6. This is one of my all-time favorite musicals. I love Donald O'Connor. I don't think he got the praise and attention he deserves. When people talk about tappers they usually mention Fred and Gene but never Donald. He is every bit as good in this number as Gene Kelly and he has awesome comedic timing, just look at the Make Them Laugh number. I like Gene's dancing but every now and then he has the strangest expressions on his face like he's trying to smile naturally but missed the mark. Anyway, I love every movie Donald O'Connor is in. This scene leads up to the dance number slowly in order to se
  7. This movie doesn't fit with the whole conformist theme of the 50's. She stands out, acts like a tomboy instead of a coquettish female and when she tries to act like "a lady" it doesn't work for her. The only thing she does that is conforming is to fall in love and sing a sweet, love song. Doris Day had a good variety of acting jobs in the late 40's and 50's. It's not a musical but I especially liked her in Midnight Lace--such an unexpected role for her to play. But when the 60's rolled around, she was put in the cute romantic comedy mold. I can see why Calamity Jane was her favorite movie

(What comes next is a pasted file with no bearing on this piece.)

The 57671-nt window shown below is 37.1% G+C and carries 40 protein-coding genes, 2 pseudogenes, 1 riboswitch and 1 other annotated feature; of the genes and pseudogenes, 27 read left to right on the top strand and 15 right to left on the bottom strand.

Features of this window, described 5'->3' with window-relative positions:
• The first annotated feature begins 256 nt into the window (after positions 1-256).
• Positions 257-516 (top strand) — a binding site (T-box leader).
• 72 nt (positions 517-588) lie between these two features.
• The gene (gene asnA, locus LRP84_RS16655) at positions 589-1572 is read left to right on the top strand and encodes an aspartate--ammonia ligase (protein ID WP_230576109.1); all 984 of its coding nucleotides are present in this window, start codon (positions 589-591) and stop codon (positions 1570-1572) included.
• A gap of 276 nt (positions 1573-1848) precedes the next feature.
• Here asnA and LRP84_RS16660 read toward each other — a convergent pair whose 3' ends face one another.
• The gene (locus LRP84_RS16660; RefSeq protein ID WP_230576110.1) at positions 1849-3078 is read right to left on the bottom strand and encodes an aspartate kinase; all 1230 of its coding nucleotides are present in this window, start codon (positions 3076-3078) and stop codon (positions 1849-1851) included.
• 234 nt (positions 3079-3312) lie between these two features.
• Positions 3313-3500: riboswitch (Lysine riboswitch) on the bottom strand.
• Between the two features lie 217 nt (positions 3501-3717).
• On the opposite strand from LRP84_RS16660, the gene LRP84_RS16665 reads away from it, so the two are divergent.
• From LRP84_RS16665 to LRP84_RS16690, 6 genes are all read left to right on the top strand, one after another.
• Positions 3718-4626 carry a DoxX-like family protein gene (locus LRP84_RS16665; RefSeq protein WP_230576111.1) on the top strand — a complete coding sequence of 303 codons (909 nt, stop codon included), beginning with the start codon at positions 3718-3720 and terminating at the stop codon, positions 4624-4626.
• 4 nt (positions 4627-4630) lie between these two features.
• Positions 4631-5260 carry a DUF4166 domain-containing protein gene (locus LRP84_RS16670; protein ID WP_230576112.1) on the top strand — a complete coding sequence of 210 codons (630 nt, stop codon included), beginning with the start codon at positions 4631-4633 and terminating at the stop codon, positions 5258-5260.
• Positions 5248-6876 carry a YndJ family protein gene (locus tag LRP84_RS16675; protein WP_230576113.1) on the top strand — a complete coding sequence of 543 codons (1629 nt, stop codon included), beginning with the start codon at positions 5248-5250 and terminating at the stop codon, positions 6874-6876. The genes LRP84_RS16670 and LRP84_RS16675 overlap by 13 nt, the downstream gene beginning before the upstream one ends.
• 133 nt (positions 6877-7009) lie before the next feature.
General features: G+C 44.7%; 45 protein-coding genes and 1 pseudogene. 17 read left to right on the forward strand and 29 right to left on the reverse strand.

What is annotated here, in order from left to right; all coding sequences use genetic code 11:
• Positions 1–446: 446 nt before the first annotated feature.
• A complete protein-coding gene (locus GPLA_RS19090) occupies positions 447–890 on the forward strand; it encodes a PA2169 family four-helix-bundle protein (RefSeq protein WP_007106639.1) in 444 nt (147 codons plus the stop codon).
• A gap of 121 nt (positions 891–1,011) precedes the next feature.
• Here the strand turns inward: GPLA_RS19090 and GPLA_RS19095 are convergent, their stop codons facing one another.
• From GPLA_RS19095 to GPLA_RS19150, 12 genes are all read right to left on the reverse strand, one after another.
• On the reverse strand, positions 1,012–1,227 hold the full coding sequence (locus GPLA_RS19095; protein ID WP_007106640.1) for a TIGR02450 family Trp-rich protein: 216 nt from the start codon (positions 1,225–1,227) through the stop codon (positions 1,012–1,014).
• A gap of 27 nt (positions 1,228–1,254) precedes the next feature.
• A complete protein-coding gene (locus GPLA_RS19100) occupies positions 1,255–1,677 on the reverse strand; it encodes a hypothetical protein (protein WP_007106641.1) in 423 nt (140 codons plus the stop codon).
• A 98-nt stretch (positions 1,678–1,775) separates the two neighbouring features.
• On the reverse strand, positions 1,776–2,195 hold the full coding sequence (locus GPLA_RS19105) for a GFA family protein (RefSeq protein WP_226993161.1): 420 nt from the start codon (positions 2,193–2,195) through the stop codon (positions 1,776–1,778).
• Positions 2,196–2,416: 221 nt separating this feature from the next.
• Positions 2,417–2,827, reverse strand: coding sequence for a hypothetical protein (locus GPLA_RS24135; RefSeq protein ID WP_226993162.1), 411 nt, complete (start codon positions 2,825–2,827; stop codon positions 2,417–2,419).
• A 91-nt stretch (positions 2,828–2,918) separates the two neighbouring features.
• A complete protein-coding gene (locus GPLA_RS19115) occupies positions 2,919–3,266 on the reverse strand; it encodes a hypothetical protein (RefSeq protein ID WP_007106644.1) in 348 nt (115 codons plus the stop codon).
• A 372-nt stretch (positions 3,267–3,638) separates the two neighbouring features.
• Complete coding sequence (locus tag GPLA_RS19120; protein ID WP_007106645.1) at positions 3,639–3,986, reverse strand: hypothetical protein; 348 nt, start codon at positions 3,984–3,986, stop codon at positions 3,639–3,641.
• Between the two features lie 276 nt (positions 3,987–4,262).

8. This is one of my all-time favorite musicals. The That's Entertainment clip shows them working together in harmony. You can tell that these four have respect for each other. No one tries to upstage each other. It's a group number and they share the spotlight well. The costuming is interesting. They are all wearing neutral colors so no one person stands out. The outfits mesh well together on the screen. It's very cohesive. The staging is very playful. It's a light-hearted and fun number. Not many props but they were added for a touch of humor (kerchief, ladder)